Given the interest in determining why the Boston bombers carried out their attacks, it is unsurprising that radicalization has become a hot topic of late. Take two young men who have lived in the United States for the better part of a decade who then decide to carry out a bombing against unsuspecting civilians – of course questions are going to arise as to how and why such a thing could happen.
In light of this circumstance, it’s also understandable why journalists would turn to someone like Dr. John Horgan to explain the relationship between radicalization and terrorism. What’s perhaps a bit more surprising is that Rolling Stone would be the one to publish an article called “Everything You’ve Been Told About Radicalization Is Wrong.” While the title is a bit misleading compared to the content, Horgan does make a strong statement in the piece, arguing that “The idea that radicalization causes terrorism is perhaps the greatest myth alive today in terrorism research.”
This assertion drew a bit of feedback from, among others, Daveed Gartenstein-Ross, who wrote a retort for al-Wasat called “Radicalization and Political Violence.” In his piece, Gartenstein-Ross argues that Horgan doesn’t provide the empirical evidence necessary to back up this claim.
The discussion between Horgan and Gartenstein-Ross touched off a cascade effect of input and analysis, including a post from J.M. Berger called “Myths of Radicalization.” I half-jokingly tweeted Berger saying that he wrote the blog post I intended to. As you can tell by reading this, that didn’t quite turn out to be true, although it did change the nature of my post a bit.
Before I go any further, I want to point out that I respect the work of all three of these men. I have written often about the role Horgan’s work on de-radicalization and disengagement had on my MA dissertation on Yemen’s de-radicalization program, and I positively reviewed books by both Gartenstein-Ross and Berger. I also happen to think that this is a needed discussion, partially because it helps elaborate on the way people mean different things while using the same language. It’s quite easy to talk past one another, as the Australian Department of Defence’s lengthy document on Countering Violent Extremism makes clear.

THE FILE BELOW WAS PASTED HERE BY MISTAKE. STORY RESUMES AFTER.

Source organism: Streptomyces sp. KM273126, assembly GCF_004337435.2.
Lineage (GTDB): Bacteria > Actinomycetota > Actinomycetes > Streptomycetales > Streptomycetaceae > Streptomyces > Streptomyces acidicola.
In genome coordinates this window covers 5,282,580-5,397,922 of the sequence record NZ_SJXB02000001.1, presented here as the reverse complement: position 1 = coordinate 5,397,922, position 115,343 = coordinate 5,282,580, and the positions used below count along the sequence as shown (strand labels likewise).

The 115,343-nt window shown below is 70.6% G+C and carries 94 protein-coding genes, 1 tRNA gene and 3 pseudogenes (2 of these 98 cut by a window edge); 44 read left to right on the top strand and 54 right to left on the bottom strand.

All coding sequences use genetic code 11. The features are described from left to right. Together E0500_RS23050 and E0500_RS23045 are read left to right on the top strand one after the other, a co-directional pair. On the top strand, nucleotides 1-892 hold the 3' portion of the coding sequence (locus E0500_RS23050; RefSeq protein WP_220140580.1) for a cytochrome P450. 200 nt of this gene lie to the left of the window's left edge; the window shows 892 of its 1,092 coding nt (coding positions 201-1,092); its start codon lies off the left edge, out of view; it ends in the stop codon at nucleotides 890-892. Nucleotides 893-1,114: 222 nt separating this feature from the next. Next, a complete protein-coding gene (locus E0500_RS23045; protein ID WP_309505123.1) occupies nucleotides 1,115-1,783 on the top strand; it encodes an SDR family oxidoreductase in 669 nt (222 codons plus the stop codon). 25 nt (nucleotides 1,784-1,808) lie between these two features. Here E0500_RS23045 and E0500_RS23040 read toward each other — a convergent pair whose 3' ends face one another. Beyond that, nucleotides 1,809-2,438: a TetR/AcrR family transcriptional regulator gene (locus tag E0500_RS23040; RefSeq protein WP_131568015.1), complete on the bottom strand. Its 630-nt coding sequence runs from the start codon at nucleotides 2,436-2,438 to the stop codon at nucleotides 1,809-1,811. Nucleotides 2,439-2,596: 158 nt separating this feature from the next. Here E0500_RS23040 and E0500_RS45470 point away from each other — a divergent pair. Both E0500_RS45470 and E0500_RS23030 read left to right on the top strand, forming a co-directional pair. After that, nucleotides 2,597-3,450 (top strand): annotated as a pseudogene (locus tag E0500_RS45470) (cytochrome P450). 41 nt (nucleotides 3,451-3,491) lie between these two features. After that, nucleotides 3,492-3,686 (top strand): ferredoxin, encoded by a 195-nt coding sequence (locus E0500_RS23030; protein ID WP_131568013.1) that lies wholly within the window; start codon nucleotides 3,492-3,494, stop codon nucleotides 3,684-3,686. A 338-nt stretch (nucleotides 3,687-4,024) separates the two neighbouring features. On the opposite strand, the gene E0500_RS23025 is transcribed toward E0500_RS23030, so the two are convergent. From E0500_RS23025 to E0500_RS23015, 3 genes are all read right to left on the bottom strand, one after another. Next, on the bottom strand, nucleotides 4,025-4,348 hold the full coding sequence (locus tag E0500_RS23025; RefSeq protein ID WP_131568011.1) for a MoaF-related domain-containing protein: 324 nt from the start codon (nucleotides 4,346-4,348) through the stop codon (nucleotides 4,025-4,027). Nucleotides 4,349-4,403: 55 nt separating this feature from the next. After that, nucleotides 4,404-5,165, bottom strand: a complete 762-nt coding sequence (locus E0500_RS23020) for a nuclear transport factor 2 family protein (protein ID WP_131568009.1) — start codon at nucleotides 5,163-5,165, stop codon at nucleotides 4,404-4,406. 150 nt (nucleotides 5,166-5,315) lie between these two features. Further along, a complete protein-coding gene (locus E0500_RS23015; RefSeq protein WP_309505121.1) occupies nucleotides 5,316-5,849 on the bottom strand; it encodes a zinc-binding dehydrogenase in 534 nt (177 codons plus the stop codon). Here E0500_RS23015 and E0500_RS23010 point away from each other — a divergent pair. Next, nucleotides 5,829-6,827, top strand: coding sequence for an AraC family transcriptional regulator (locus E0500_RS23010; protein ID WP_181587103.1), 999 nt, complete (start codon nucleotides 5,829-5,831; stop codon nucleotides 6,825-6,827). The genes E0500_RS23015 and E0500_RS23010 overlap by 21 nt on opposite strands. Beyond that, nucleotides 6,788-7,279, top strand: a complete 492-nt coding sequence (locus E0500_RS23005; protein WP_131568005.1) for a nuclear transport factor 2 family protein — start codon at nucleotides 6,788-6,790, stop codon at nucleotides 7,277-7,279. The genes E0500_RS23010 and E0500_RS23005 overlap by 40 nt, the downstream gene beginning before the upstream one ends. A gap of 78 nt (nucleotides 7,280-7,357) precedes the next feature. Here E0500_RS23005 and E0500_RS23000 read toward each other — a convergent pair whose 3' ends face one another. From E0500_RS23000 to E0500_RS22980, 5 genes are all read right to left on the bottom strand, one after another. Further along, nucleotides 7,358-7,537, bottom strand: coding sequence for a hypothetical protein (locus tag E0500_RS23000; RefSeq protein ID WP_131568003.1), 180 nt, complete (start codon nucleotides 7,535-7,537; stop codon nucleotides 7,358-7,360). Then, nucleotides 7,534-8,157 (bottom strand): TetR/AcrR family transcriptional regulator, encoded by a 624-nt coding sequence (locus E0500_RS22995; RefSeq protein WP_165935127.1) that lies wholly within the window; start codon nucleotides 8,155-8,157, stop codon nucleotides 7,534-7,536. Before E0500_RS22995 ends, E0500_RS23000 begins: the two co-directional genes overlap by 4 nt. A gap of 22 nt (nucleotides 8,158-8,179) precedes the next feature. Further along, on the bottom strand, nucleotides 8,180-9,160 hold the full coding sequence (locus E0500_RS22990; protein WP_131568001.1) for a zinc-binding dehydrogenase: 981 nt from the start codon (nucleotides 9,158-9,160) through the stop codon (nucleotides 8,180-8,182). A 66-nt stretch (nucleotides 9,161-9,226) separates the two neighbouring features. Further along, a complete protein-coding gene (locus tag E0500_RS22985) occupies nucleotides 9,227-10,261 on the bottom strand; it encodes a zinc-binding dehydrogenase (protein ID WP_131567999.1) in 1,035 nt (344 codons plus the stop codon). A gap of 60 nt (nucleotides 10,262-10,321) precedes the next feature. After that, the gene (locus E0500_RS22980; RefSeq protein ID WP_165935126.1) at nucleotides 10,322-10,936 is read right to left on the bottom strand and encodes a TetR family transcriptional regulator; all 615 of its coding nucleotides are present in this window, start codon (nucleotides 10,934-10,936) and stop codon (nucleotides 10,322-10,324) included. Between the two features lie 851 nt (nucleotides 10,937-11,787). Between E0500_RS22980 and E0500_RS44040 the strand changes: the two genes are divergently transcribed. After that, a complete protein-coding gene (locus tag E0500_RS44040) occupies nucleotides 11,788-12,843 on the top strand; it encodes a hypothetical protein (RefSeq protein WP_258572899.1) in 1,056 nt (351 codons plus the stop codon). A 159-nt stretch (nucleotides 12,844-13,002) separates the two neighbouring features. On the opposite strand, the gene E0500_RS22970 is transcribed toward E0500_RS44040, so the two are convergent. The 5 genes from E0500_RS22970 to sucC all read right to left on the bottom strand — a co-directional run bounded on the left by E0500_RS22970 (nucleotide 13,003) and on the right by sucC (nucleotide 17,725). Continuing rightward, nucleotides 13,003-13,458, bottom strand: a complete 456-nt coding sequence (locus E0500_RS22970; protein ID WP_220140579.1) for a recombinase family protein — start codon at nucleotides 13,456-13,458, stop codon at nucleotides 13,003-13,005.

Consider Horgan’s statement: “The idea that radicalization causes terrorism is perhaps the greatest myth alive today in terrorism research.” Gartenstein-Ross takes this to mean that radicalization doesn’t lead to terrorism, and disputes the logic under that understanding. I wonder if a clearer meaning might be the way Berger put it in his first myth about radicalization, which is that radicalization leads to terrorism. “But there are hundreds of thousands to millions of people in the world who are radicalized, and only a handful take up violence,” he writes. “So the road of radicalization by no means leads invariably to terrorism.”
It is the word invariably here that may be the most important. To say that it is a myth that radicalization causes terrorism, by my reading, is not the same thing as saying radicalization never leads to terrorism. Rather, the point is that the causal link between the two is overstated and misunderstood. Thus, one could argue like Horgan does that radicalization’s role in terrorism research is misplaced without arriving at the conclusion that Gartenstein-Ross proposes, that the myth means radicalization never leads to terrorism.
The problem here is how we think about radicalization. Radicalization means many things to many people. I’ve found the Youth Justice Board of England and Wales’ document “Preventing Religious Radicalisation and Violent Extremism: A Systematic Review of the Research” helpful because it presents several models of how radicalization works, including the NYPD one discussed in the Rolling Stone piece. (On that subject, I think the way the FBI presents its version of the radicalization process to be slightly better than the NYPD’s, though the two are similar.) The short takeaway from these various models is that radicalization is a process; it involves several steps that are not clearly separated; it is not pre-ordained to go from start to end (in fact, the vast majority do not); and a number of internal and external factors come into play. It’s also clear that models are only useful so far, and cannot be applied universally.